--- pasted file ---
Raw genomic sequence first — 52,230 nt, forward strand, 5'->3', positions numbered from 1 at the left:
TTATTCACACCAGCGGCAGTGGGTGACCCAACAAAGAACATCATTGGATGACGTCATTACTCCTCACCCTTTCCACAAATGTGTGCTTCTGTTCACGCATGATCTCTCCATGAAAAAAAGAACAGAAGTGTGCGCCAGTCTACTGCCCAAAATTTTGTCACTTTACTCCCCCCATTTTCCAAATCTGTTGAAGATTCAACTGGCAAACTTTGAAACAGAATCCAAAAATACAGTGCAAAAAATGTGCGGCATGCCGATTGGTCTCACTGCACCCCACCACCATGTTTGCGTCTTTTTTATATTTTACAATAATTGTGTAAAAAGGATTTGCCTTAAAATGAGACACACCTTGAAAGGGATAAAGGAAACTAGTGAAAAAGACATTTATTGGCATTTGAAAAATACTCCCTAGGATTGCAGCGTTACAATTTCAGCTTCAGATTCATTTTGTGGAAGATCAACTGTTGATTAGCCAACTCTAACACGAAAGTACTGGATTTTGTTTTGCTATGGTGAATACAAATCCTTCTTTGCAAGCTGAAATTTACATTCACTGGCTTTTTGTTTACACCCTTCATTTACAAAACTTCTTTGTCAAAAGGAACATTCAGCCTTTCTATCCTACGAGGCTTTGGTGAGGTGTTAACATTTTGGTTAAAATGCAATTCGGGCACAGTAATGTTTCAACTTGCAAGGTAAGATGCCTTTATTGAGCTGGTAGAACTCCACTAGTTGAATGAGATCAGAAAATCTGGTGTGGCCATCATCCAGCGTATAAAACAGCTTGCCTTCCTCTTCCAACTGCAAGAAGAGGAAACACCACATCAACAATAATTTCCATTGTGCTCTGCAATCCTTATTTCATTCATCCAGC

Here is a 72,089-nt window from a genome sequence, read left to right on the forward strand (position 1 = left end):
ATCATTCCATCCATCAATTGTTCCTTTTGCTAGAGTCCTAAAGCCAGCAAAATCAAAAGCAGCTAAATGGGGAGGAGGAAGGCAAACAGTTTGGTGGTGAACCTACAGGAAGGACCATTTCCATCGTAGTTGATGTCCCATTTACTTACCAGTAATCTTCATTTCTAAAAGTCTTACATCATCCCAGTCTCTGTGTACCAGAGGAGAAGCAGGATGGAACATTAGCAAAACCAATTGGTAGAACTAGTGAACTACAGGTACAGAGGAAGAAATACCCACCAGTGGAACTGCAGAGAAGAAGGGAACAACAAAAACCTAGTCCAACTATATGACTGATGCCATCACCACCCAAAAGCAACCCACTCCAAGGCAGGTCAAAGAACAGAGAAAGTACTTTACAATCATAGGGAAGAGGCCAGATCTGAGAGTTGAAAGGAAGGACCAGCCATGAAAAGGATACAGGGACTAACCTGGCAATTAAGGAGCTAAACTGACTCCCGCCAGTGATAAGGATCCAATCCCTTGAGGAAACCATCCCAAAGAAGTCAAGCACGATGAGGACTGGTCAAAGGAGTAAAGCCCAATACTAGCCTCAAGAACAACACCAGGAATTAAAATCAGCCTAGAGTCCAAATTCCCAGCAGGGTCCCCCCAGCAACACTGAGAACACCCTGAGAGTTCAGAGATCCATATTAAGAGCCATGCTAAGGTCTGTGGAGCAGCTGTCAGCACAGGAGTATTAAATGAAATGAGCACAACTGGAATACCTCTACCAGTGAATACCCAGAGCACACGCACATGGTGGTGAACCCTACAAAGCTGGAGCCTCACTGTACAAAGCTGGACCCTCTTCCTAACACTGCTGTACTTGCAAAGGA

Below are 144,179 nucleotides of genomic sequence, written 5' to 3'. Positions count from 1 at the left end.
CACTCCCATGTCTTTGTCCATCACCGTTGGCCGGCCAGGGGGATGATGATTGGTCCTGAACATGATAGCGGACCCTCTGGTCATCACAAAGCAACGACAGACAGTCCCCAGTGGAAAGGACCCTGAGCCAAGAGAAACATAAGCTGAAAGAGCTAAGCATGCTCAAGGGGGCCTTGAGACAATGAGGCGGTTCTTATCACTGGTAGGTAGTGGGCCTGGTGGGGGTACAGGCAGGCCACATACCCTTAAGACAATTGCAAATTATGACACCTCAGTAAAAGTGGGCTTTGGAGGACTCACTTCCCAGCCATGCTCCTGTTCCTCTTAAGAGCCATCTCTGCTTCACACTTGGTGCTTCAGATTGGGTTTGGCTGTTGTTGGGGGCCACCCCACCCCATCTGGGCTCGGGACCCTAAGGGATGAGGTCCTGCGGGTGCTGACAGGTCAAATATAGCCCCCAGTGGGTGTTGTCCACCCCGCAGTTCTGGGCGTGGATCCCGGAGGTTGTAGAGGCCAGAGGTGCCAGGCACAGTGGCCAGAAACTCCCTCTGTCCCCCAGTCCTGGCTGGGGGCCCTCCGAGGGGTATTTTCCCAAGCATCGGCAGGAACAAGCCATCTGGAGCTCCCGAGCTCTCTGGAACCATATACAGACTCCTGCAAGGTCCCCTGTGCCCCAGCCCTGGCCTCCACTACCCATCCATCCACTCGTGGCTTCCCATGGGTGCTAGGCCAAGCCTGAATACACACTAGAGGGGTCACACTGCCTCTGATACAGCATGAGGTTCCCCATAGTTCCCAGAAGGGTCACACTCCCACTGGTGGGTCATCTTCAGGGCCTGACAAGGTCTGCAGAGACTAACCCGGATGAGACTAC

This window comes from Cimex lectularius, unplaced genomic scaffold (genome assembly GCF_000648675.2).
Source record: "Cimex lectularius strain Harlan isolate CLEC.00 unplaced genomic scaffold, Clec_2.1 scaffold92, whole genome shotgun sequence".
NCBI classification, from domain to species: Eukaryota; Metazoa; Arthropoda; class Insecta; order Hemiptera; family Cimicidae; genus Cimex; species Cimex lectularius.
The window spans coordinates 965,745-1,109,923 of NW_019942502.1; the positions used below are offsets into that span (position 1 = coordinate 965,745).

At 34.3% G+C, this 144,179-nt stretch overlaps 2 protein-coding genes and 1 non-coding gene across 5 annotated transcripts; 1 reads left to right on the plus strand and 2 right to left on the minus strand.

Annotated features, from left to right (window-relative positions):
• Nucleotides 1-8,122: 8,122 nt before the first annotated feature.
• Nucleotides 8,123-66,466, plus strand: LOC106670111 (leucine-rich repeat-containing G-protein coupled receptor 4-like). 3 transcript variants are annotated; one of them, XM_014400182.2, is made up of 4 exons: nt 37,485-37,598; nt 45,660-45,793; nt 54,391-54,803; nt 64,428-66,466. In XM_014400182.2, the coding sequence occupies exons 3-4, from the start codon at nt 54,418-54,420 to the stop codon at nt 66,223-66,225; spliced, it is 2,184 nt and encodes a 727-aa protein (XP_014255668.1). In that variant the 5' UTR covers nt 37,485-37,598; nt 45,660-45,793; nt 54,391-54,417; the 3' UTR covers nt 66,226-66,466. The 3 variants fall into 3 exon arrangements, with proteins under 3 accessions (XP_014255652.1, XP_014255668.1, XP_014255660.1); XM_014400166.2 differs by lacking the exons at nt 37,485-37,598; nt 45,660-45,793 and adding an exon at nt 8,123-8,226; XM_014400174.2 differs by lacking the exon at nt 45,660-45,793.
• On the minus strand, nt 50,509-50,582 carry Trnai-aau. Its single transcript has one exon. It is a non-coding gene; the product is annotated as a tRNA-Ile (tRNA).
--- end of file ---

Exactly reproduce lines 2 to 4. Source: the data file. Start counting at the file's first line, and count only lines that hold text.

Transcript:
TTATTCACACCAGCGGCAGTGGGTGACCCAACAAAGAACATCATTGGATGACGTCATTACTCCTCACCCTTTCCACAAATGTGTGCTTCTGTTCACGCATGATCTCTCCATGAAAAAAAGAACAGAAGTGTGCGCCAGTCTACTGCCCAAAATTTTGTCACTTTACTCCCCCCATTTTCCAAATCTGTTGAAGATTCAACTGGCAAACTTTGAAACAGAATCCAAAAATACAGTGCAAAAAATGTGCGGCATGCCGATTGGTCTCACTGCACCCCACCACCATGTTTGCGTCTTTTTTATATTTTACAATAATTGTGTAAAAAGGATTTGCCTTAAAATGAGACACACCTTGAAAGGGATAAAGGAAACTAGTGAAAAAGACATTTATTGGCATTTGAAAAATACTCCCTAGGATTGCAGCGTTACAATTTCAGCTTCAGATTCATTTTGTGGAAGATCAACTGTTGATTAGCCAACTCTAACACGAAAGTACTGGATTTTGTTTTGCTATGGTGAATACAAATCCTTCTTTGCAAGCTGAAATTTACATTCACTGGCTTTTTGTTTACACCCTTCATTTACAAAACTTCTTTGTCAAAAGGAACATTCAGCCTTTCTATCCTACGAGGCTTTGGTGAGGTGTTAACATTTTGGTTAAAATGCAATTCGGGCACAGTAATGTTTCAACTTGCAAGGTAAGATGCCTTTATTGAGCTGGTAGAACTCCACTAGTTGAATGAGATCAGAAAATCTGGTGTGGCCATCATCCAGCGTATAAAACAGCTTGCCTTCCTCTTCCAACTGCAAGAAGAGGAAACACCACATCAACAATAATTTCCATTGTGCTCTGCAATCCTTATTTCATTCATCCAGC

Here is a 72,089-nt window from a genome sequence, read left to right on the forward strand (position 1 = left end):
ATCATTCCATCCATCAATTGTTCCTTTTGCTAGAGTCCTAAAGCCAGCAAAATCAAAAGCAGCTAAATGGGGAGGAGGAAGGCAAACAGTTTGGTGGTGAACCTACAGGAAGGACCATTTCCATCGTAGTTGATGTCCCATTTACTTACCAGTAATCTTCATTTCTAAAAGTCTTACATCATCCCAGTCTCTGTGTACCAGAGGAGAAGCAGGATGGAACATTAGCAAAACCAATTGGTAGAACTAGTGAACTACAGGTACAGAGGAAGAAATACCCACCAGTGGAACTGCAGAGAAGAAGGGAACAACAAAAACCTAGTCCAACTATATGACTGATGCCATCACCACCCAAAAGCAACCCACTCCAAGGCAGGTCAAAGAACAGAGAAAGTACTTTACAATCATAGGGAAGAGGCCAGATCTGAGAGTTGAAAGGAAGGACCAGCCATGAAAAGGATACAGGGACTAACCTGGCAATTAAGGAGCTAAACTGACTCCCGCCAGTGATAAGGATCCAATCCCTTGAGGAAACCATCCCAAAGAAGTCAAGCACGATGAGGACTGGTCAAAGGAGTAAAGCCCAATACTAGCCTCAAGAACAACACCAGGAATTAAAATCAGCCTAGAGTCCAAATTCCCAGCAGGGTCCCCCCAGCAACACTGAGAACACCCTGAGAGTTCAGAGATCCATATTAAGAGCCATGCTAAGGTCTGTGGAGCAGCTGTCAGCACAGGAGTATTAAATGAAATGAGCACAACTGGAATACCTCTACCAGTGAATACCCAGAGCACACGCACATGGTGGTGAACCCTACAAAGCTGGAGCCTCACTGTACAAAGCTGGACCCTCTTCCTAACACTGCTGTACTTGCAAAGGA